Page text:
How Star Wars: Visions Volume 2 Embraces Global Storytelling

How Star Wars: Visions Volume 2 Embraces Global Storytelling

After the acclaimed debut of Star Wars: Visions volume one in 2021, a new collection of animated shorts is about to drop on Disney+. Gizmodo recently spoke to Lucasfilm’s executive producers on the series — James Waugh, Jacqui Lopez, and Josh Rimes — about putting together the upcoming anthology

Spanning the world and exploring new styles, the shorts in Star Wars: Visions volume two explore the Star Wars universe through the lens of cutting-edge animation houses like 88 Pictures, Punkrobot, Triggerfish, Aardman, Studio Mir, and El Guiri. Gizmodo interviewed Lucasfilm’s executive producers on Visions — an apt name, since the series highlights the best of what Star Wars can be when more storytellers explore the potential contained within the franchise’s expansive universe. It’s a global love letter inspired by the impact Star Wars has had on cultures around the world.

Aaru's Song from Triggerfish (Image: Lucasfilm/Disney+)

Sabina Graves, Gizmodo: Tell me a bit about how this collaboration came to be and what it was like to return for the second instalment.

James Waugh: We were over the moon by the success of volume one. I think that it exceeded anything we could have possibly hoped for. We believe in these things and put so much heart and soul and passion into making this stuff. So it gave us licence to start having conversations about what can volume two be? We always saw Visions as a platform that really could expand. It didn’t just have to be storytelling about anime in particular — we started there just because it was such a such an influence on so many of us. In that process, we really started to see how the other great story of volume one wasn’t just doing anime versions of Star Wars, but it was actually Japanese culture through the lens of Star Wars. And these creators had different contexts of what Star Wars meant to them: different religious, different influences, different historical influences that allowed them to tell stories that wouldn’t have come out otherwise of Western elements. We realised that there was a story in that and as big fans of animation we wanted to see what Star Wars would look like through different cultural lenses from cultures around the world. What [would] Star Wars look like from India? What Star Wars look like from South Africa?

io9: My best friend currently lives in Japan and we really bonded over the different stories in the first anthology. When it came to finding collaborators for this second instalment, were there creatives you wanted to go to specifically for their voice or style, or were there creatives who approached you with ideas?

Jacqui Lopez: We definitely had some studios that we wanted to approach specifically. You know, we thought an Aardman Star Wars mash up would be incredible. And that was such a joy when they when they were equally as excited to do it. Cartoon Saloon as well — you know, we’re such fans of their work and there’s Celtic mythology and things they bring into [Screecher’s Reach]. We wanted to make sure we had a global representation. And we had been in talks with [Sith’s] Rodrigo Blaas, wanting to work with him. So that was a pre-established relationship. No one just came and pitched just blind. We sort of approached the studios and then asked them if they had a Star Wars story that they would like to pitch.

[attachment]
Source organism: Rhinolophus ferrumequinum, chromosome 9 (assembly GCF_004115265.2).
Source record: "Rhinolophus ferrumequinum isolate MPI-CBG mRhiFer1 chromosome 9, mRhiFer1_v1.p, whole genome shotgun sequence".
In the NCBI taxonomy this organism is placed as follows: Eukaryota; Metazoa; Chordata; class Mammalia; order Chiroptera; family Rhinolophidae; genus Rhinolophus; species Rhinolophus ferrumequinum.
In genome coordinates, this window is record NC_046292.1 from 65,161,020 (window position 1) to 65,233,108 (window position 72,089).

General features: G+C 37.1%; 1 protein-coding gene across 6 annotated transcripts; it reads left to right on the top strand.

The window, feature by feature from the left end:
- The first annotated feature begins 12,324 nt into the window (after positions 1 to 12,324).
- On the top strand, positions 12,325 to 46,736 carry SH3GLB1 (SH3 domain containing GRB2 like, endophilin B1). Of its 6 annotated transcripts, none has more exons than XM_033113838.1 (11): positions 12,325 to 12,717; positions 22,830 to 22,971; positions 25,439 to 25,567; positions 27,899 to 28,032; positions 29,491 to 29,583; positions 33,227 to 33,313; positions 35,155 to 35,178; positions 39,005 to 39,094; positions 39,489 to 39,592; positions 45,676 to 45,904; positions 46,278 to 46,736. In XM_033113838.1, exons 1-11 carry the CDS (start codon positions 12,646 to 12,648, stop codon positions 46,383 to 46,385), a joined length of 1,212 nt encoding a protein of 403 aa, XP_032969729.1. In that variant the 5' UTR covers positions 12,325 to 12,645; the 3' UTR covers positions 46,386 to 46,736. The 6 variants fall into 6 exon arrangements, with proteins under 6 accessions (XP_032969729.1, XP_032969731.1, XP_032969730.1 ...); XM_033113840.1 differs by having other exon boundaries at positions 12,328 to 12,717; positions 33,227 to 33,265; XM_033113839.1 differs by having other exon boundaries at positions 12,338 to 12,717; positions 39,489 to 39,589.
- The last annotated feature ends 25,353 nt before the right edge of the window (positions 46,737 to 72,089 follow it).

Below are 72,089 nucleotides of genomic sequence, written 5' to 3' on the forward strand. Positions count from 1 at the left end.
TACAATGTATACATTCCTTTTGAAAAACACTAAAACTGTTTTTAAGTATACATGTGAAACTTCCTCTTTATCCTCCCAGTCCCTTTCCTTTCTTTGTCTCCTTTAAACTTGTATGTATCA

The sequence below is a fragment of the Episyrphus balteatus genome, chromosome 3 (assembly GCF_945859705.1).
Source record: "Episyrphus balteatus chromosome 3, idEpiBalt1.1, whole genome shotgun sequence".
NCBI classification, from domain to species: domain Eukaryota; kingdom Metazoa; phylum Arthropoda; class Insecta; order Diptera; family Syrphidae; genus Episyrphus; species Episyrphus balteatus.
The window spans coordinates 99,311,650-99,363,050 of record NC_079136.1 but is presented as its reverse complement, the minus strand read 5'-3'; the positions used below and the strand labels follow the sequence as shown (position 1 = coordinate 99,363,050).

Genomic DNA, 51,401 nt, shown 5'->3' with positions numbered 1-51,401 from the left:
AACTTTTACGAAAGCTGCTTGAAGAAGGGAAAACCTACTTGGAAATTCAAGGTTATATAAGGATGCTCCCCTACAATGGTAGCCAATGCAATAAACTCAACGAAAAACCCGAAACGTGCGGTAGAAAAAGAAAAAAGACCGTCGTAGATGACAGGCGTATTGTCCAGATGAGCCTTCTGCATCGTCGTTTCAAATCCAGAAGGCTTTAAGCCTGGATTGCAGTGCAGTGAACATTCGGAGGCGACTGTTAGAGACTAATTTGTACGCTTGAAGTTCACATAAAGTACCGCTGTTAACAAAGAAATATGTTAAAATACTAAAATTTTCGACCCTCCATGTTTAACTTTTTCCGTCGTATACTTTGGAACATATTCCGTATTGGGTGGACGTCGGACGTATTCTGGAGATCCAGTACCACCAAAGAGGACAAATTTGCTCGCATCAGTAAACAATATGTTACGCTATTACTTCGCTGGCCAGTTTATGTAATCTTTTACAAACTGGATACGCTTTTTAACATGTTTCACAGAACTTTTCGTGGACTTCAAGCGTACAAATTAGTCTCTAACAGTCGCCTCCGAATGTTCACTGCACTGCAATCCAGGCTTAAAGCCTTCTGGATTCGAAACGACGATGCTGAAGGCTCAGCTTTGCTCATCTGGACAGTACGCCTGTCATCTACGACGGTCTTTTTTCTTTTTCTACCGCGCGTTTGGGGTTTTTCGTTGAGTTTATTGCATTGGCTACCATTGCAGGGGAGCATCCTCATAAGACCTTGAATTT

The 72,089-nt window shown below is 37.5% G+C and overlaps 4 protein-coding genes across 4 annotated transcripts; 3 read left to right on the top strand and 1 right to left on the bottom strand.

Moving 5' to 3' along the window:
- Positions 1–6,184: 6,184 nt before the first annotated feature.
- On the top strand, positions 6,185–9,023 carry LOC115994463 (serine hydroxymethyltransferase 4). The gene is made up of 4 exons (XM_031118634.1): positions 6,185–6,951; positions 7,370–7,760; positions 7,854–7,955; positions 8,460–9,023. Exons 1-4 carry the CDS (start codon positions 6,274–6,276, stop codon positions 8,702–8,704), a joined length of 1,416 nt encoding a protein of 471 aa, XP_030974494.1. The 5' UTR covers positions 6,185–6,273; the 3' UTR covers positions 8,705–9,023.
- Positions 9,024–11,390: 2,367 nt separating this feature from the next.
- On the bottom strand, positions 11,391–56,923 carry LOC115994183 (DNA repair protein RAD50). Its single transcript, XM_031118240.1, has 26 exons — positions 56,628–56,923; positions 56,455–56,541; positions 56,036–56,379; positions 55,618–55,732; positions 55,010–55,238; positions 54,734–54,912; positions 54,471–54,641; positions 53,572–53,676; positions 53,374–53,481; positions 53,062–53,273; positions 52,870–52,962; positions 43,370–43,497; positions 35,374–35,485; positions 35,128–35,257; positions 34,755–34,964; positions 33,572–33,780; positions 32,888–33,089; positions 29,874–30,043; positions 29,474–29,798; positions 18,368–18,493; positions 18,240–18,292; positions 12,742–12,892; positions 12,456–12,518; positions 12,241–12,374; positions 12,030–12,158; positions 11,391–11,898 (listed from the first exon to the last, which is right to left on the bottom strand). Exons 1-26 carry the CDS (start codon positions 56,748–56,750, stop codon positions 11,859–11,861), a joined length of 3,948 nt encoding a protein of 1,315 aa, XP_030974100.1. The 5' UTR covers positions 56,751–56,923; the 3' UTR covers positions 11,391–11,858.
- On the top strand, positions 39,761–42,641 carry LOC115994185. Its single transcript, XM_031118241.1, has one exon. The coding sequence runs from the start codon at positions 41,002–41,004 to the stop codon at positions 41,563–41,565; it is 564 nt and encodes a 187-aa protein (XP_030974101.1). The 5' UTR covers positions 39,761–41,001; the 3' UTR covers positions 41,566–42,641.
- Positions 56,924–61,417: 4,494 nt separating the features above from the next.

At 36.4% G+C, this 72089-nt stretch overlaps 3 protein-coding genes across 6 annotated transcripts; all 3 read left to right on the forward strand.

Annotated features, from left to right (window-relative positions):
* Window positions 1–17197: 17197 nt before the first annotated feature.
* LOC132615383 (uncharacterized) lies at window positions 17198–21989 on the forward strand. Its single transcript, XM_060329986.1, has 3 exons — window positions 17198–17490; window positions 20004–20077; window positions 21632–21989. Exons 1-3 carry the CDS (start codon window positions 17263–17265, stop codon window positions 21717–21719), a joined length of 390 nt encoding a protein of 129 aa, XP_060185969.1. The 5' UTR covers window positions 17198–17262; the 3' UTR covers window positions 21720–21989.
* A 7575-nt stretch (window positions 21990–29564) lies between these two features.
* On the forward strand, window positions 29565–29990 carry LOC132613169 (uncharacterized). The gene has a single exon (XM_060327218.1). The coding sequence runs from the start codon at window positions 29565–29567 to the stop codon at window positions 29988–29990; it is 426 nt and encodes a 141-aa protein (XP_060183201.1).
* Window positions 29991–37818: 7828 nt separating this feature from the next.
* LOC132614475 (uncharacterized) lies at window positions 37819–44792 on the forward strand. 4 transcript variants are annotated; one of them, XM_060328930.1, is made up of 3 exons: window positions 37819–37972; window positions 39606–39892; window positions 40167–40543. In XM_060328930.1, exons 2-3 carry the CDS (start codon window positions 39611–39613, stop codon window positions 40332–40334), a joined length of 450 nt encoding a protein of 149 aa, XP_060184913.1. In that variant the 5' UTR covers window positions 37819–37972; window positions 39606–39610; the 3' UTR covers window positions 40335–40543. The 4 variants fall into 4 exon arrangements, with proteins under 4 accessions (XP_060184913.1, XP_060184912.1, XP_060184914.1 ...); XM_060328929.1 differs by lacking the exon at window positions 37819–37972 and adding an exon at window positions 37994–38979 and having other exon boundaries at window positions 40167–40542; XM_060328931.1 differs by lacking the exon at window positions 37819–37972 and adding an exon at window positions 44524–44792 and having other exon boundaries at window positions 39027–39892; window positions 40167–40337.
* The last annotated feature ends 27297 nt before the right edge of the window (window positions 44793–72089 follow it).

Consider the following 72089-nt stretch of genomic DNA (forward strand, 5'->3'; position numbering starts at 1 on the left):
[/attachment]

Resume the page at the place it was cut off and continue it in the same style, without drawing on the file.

io9: There are so many voices represented and an exciting cast as well. Daveed Diggs in The Pit was just mind-blowingly great. I always like to see him pop up in different projects.

Lopez: Wherever he pops up is amazing.

io9: Aau’s Song was stylistically so different and textured; I just love the different mix of styles this time around. Once you’ve been in talks with these other studios, how do the ideas develop for their shorts?

Josh Rimes: It’s amazing to talk to them and get to know them to know what’s important to them. Usually with every studio, we open up the discussion and ask them to send us a few ideas or some inspiration artwork or concept drawings. And that’s sort of the first step in really looking at ideas and putting together the anthology — making sure stories feel different from each studio but also feel extremely personal. Stories that come right from the heart, from the filmmakers, really are what rise to the top. And all of the studios really do bring their A-game. So it’s sometimes difficult to choose. And as far as the style goes, we knew when we went to Aardman we’d be getting an amazing sort of stop motion, their specialty. And the stop-motion technique brought to some of the CGI projects like Aau’s Song and In the Stars was really unique to us.

io9: In the Stars was incredible.

Rimes: Yeah. It just added [a] tactile feel to the emotion of those characters. Seeing that hand-drawn animation that Cartoon Saloon does [in Screecher’s Reach] and that La Cachette does [in Spy Dancer] is amazing. So it’s really just the combination of heartfelt storytelling with these amazing styles that make it feel really magical and special.

Waugh: We wanted to make sure that there was a wide range of styles, that the audience really would get to see not only cultural diversity, but also the medium diversity that’s happening today. And so balancing that against the number one thing: what does the story have to say when you strip out all the Star Wars? I think we were able to kind of balance it right, and work with each of these studios to make sure their story was being executed in a way that made it not only the purest form of that initial vision, but also an untold Star Wars story with Star Wars values.

Sith from El Guiri (Image: Lucasfilm/Disney+)

Star Wars Visions volume two arrives May 4 on Disney+.

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